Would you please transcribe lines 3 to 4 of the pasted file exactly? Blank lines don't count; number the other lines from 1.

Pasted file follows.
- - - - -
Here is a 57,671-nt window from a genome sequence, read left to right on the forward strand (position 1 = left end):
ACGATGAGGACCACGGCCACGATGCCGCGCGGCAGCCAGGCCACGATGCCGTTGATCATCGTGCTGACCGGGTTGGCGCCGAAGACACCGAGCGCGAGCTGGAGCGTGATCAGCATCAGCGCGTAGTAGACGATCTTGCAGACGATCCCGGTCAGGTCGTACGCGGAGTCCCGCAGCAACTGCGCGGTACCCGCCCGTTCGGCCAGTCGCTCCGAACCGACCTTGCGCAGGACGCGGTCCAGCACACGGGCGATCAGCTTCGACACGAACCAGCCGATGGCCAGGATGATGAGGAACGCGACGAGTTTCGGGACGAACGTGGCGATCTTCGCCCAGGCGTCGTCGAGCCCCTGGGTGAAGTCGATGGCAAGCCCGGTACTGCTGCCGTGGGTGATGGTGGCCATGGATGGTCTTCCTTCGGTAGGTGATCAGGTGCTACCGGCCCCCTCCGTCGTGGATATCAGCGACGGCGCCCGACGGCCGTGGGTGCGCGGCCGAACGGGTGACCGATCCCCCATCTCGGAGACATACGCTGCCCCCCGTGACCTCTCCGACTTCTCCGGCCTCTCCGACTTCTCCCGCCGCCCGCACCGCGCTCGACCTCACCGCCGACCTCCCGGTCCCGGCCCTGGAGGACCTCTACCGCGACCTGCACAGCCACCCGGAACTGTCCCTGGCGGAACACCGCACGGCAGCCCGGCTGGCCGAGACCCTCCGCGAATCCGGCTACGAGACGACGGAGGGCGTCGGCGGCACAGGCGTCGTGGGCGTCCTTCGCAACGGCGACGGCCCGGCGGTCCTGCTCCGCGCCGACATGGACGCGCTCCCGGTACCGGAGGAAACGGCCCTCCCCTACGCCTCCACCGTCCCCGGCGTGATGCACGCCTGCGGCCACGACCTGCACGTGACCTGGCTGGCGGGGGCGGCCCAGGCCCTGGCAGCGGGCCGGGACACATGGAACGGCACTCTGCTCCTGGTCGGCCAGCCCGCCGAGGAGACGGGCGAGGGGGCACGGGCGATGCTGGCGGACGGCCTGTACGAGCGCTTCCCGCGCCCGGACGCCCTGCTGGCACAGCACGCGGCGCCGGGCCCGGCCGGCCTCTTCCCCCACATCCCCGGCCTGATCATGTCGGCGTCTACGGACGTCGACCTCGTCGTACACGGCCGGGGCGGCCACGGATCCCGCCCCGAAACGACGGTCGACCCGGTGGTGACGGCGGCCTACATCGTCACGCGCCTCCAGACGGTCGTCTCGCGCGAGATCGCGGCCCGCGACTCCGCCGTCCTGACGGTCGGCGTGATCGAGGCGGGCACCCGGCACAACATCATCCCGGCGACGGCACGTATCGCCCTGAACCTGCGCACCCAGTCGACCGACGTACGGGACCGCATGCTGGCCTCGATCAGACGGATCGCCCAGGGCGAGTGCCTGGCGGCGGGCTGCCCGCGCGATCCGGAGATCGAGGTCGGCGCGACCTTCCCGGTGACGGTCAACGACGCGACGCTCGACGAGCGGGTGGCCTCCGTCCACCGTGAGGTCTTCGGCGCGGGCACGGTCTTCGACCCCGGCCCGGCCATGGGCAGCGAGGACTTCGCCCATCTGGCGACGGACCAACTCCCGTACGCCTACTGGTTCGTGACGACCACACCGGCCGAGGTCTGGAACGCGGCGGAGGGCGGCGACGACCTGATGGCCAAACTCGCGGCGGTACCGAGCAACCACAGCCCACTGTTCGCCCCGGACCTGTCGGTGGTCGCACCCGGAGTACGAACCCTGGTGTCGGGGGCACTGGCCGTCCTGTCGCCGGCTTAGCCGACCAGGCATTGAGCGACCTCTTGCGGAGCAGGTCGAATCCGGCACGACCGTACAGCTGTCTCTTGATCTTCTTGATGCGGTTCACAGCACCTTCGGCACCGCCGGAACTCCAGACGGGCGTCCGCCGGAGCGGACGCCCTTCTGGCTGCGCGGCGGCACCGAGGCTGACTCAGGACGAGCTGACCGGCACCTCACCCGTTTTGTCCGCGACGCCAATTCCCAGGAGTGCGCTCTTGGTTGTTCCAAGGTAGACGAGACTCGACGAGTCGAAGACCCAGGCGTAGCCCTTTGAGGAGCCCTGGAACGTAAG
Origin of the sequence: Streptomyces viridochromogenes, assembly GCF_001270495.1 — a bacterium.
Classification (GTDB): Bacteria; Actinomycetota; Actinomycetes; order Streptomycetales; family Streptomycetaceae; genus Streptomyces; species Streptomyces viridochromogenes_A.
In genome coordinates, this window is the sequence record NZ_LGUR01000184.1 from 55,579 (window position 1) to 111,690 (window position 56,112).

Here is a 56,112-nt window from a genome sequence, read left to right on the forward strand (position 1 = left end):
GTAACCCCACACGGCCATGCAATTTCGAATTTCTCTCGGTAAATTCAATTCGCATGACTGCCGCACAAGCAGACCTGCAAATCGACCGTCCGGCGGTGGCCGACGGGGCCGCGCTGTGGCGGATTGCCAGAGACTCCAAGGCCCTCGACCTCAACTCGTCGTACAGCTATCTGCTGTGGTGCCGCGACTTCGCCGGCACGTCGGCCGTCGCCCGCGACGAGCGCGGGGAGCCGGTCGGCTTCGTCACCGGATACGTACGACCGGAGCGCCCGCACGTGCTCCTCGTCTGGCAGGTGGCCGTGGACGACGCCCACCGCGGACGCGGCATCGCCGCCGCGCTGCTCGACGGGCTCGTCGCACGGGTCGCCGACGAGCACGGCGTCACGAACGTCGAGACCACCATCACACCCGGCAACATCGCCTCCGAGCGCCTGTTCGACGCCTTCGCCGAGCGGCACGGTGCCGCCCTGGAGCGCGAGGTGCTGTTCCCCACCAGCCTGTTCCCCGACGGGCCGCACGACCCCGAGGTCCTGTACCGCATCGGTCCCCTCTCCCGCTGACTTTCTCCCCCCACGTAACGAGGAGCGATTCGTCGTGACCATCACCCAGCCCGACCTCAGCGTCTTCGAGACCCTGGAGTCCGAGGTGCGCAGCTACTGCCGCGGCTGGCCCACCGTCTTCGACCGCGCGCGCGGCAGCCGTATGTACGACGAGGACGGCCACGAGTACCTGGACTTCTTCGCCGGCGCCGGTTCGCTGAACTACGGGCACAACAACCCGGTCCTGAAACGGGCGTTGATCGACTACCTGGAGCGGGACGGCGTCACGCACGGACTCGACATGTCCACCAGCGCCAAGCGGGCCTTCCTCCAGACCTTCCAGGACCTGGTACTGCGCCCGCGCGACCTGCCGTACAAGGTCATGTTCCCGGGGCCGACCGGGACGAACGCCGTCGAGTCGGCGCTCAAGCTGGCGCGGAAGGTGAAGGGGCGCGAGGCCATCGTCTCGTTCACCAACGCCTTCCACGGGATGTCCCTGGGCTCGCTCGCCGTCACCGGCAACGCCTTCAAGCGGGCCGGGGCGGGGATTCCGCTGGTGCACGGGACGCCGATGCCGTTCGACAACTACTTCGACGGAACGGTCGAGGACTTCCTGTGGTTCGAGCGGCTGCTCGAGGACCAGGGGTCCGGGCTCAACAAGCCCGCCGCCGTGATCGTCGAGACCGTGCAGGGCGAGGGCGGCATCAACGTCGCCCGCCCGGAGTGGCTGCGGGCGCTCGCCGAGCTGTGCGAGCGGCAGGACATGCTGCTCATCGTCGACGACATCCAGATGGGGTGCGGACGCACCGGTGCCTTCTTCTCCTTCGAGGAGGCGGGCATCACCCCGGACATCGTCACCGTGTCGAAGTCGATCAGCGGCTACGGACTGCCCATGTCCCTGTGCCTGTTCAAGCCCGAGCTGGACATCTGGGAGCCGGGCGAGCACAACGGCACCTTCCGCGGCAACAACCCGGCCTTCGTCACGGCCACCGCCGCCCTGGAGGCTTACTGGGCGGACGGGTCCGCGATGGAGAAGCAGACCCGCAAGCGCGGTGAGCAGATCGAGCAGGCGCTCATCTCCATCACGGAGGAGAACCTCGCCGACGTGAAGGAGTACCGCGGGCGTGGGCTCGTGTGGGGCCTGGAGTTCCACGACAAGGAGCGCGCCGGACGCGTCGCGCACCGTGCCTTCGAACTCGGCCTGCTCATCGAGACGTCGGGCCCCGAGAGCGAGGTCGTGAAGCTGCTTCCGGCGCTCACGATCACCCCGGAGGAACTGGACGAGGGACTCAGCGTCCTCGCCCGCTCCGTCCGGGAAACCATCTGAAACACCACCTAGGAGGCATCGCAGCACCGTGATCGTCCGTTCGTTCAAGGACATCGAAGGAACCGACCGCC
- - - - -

Origin of the sequence: Streptomyces viridochromogenes, assembly GCF_001270495.1 — a bacterium.
Classification (GTDB): Bacteria; Actinomycetota; Actinomycetes; order Streptomycetales; family Streptomycetaceae; genus Streptomyces; species Streptomyces viridochromogenes_A.